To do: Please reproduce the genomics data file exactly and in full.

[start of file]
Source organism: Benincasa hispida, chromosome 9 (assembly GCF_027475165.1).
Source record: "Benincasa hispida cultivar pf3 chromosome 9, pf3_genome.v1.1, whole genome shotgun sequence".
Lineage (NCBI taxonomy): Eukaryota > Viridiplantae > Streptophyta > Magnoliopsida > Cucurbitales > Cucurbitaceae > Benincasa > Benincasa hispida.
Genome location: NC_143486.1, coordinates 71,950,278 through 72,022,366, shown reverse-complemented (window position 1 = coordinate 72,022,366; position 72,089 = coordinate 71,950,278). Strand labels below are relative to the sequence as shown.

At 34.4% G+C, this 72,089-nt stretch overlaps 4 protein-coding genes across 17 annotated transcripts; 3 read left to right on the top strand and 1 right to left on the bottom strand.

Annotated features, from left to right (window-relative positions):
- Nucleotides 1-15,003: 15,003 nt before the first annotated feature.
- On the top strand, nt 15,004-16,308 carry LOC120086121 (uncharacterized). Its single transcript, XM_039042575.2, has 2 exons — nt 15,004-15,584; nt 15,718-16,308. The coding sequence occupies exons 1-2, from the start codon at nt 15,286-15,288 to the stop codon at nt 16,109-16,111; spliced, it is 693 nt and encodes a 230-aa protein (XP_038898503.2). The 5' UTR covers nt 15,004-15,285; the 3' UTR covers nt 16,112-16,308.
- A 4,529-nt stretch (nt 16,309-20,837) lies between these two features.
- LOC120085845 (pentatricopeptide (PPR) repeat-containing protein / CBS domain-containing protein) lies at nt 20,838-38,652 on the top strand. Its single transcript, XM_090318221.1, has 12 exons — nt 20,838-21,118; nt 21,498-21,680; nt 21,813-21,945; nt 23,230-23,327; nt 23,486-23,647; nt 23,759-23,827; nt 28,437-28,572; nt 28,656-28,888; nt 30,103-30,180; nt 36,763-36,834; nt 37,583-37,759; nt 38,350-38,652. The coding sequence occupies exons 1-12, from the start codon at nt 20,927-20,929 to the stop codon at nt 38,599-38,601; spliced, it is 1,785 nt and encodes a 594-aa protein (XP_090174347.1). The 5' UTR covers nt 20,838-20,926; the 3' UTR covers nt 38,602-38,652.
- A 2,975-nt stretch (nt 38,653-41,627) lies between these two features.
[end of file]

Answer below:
Source organism: Benincasa hispida, chromosome 9 (assembly GCF_027475165.1).
Source record: "Benincasa hispida cultivar pf3 chromosome 9, pf3_genome.v1.1, whole genome shotgun sequence".
Lineage (NCBI taxonomy): Eukaryota > Viridiplantae > Streptophyta > Magnoliopsida > Cucurbitales > Cucurbitaceae > Benincasa > Benincasa hispida.
Genome location: NC_143486.1, coordinates 71,950,278 through 72,022,366, shown reverse-complemented (window position 1 = coordinate 72,022,366; position 72,089 = coordinate 71,950,278). Strand labels below are relative to the sequence as shown.

At 34.4% G+C, this 72,089-nt stretch overlaps 4 protein-coding genes across 17 annotated transcripts; 3 read left to right on the top strand and 1 right to left on the bottom strand.

Annotated features, from left to right (window-relative positions):
- Nucleotides 1-15,003: 15,003 nt before the first annotated feature.
- On the top strand, nt 15,004-16,308 carry LOC120086121 (uncharacterized). Its single transcript, XM_039042575.2, has 2 exons — nt 15,004-15,584; nt 15,718-16,308. The coding sequence occupies exons 1-2, from the start codon at nt 15,286-15,288 to the stop codon at nt 16,109-16,111; spliced, it is 693 nt and encodes a 230-aa protein (XP_038898503.2). The 5' UTR covers nt 15,004-15,285; the 3' UTR covers nt 16,112-16,308.
- A 4,529-nt stretch (nt 16,309-20,837) lies between these two features.
- LOC120085845 (pentatricopeptide (PPR) repeat-containing protein / CBS domain-containing protein) lies at nt 20,838-38,652 on the top strand. Its single transcript, XM_090318221.1, has 12 exons — nt 20,838-21,118; nt 21,498-21,680; nt 21,813-21,945; nt 23,230-23,327; nt 23,486-23,647; nt 23,759-23,827; nt 28,437-28,572; nt 28,656-28,888; nt 30,103-30,180; nt 36,763-36,834; nt 37,583-37,759; nt 38,350-38,652. The coding sequence occupies exons 1-12, from the start codon at nt 20,927-20,929 to the stop codon at nt 38,599-38,601; spliced, it is 1,785 nt and encodes a 594-aa protein (XP_090174347.1). The 5' UTR covers nt 20,838-20,926; the 3' UTR covers nt 38,602-38,652.
- A 2,975-nt stretch (nt 38,653-41,627) lies between these two features.